Tools I use to Be Productive—And Maintain My Sanity

I’ve gotten more than a few comments lately on how much I am on-top of things. However, I haven’t always been this way. It’s taken years of hard work after constantly letting things slip through the cracks and not pursuing my goals as rigorously as I could or should. I was tired of it, so I focused my efforts on figuring out the systems and tools that worked for me.

I should preface by saying that these tools may not work for you. I am a 99% digital person, but I know plenty of people who are mostly analog1. The point is that you need to spend the time figuring out what works best for you.

1. Todoist

I often tell people that Todoist is my brain. I dump everything into it. Every task goes into Todoist and they go into Todoist as soon as the task comes to me. Minds are fallible and I would rather spent my mental energy creating new ideas than trying to remember what I said I would do in my previous meeting. Todoist is on all of my devices and is always open. In fact, on my Android phone I can just swipe down my notification bar and I always have an “Add Task” option. I have no excuse to ever forget a task. I will mention that I do pay for the Premium features like task labels and reminders, task comments and file uploads, productivity tracking, and more. Keep your eyes out for future blogs on how I use Todoist to manage my projects and tasks!

2. HubSpot Sales and CRM

Have you ever sent an email and wondered if the recipient read it? With HubSpot Sales, you’ll never need to wonder again. The software has an option to “Track Emails” so you can be notified if and when someone has read the email. This has been really helpful for important and/or time-sensitive emails, especially to individuals who get so many emails that many slip through the cracks. This feature is not unique to HubSpot, but I am also trying to get into using a customer relationship management (CRM) system. I tried Insightly and Streak but I just couldn’t get used to them. When I found out HubSpot also had a CRM, I went back to it. We’ll see if this one sticks!

3. SaneBox

Do you get a lot of emails? Do you want to ever reach Inbox Zero? Then I highly recommend SaneBox. SaneBox is an email management system that smartly sorts your emails so your inbox is only filled with the important stuff. Perhaps the Gmail “Categories” did this, but I never liked those. This software filters emails so that unimportant emails go to your “SaneLater” box. There’s a “SaneNoReplies” box that keeps track of emails you sent but have been replied to yet. There’s a “SaneNews” box that saves newsletter type emails for later reading (*cough* AEA365 emails *cough*). This has made managing my personal email so much more manageable. (p.s. use this link to purchase SaneBox so we each get $5 your subscription!)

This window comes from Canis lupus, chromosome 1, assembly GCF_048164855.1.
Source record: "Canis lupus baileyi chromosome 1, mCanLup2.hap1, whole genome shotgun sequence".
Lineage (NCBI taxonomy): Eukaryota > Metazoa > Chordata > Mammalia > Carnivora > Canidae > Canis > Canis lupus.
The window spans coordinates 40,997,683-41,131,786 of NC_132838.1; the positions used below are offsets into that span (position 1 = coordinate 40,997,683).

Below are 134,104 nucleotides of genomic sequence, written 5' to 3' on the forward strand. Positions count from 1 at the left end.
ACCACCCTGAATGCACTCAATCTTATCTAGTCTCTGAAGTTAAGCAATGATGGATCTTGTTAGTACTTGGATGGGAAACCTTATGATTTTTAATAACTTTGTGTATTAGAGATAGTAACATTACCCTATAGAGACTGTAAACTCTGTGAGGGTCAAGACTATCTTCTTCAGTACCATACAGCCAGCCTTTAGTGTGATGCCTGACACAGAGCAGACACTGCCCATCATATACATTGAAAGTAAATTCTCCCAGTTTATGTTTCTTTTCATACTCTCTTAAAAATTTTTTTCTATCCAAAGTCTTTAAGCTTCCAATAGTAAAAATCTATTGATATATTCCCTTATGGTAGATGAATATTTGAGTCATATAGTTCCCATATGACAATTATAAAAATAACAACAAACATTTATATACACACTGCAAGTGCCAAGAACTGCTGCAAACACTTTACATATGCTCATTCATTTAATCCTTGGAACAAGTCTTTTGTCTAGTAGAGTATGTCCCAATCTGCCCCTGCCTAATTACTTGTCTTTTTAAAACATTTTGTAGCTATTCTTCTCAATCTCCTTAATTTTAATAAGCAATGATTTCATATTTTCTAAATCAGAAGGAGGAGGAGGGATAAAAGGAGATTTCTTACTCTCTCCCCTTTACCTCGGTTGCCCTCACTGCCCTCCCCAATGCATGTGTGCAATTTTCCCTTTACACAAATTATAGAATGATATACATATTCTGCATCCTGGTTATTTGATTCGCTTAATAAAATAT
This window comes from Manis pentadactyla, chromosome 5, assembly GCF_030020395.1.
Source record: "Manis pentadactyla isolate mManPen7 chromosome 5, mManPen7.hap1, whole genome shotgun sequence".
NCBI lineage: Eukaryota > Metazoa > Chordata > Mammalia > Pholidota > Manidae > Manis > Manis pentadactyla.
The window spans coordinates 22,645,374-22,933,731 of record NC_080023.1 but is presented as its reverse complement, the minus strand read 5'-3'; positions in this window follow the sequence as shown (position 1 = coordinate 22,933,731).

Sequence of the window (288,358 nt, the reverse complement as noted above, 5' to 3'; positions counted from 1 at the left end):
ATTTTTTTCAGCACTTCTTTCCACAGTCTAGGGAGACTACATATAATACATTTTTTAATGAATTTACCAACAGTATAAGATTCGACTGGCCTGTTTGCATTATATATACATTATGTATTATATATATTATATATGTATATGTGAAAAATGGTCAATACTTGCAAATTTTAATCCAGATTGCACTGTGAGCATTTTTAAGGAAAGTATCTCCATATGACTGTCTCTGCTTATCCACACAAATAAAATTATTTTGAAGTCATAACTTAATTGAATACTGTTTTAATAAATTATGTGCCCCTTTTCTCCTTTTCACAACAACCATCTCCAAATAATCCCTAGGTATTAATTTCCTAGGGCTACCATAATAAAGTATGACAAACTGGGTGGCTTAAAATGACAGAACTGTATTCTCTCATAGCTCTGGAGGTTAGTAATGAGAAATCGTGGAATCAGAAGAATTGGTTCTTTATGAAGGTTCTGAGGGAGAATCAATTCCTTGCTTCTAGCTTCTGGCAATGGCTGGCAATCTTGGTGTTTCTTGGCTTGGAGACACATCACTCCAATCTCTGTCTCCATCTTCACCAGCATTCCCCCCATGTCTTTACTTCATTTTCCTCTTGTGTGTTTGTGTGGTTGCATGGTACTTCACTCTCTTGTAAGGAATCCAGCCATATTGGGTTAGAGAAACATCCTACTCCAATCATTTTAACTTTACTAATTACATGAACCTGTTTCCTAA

4. Dropbox

This might be a no-brainer to many of you, but I felt compelled to add it nonetheless. I put everything on my Dropbox. All my files go there. I have Dropbox installed on all my devices. I have two computers (a laptop and a desktop), a phone, and I’m at a public computer enough to want to have access to my files whenever and wherever I am. I don’t want to be the individual who says they saved the document onto their other computer. This is also probably why I am completely digital; could you imagine carrying around all the documents I have in my computer on my person?! The one potential drawback to Dropbox that I have not looked into personally, however, is that you should use it cautiously with highly sensitive data.

Have you used any of these tools? Do you have any other productivity tools you use? Mention them below! I am always on the lookout for new apps and software to try and figure out if it would work for me.

Footnotes

  1. Dr. Raul Pacheco-Vega’s Everything Notebook is a fantastic analog method of maintain productivity. I know for a fact I could never use it as a system personally, but it seems to work well for a lot of people (that or similar systems like the Bullet Journal). I like to think of my computer as my Everything Notebook, but I have thought about using OneNote or something similar as a notebook, but I currently prefer saving notes from conferences, classes, meetings, projects, etc. in their own respective folders.

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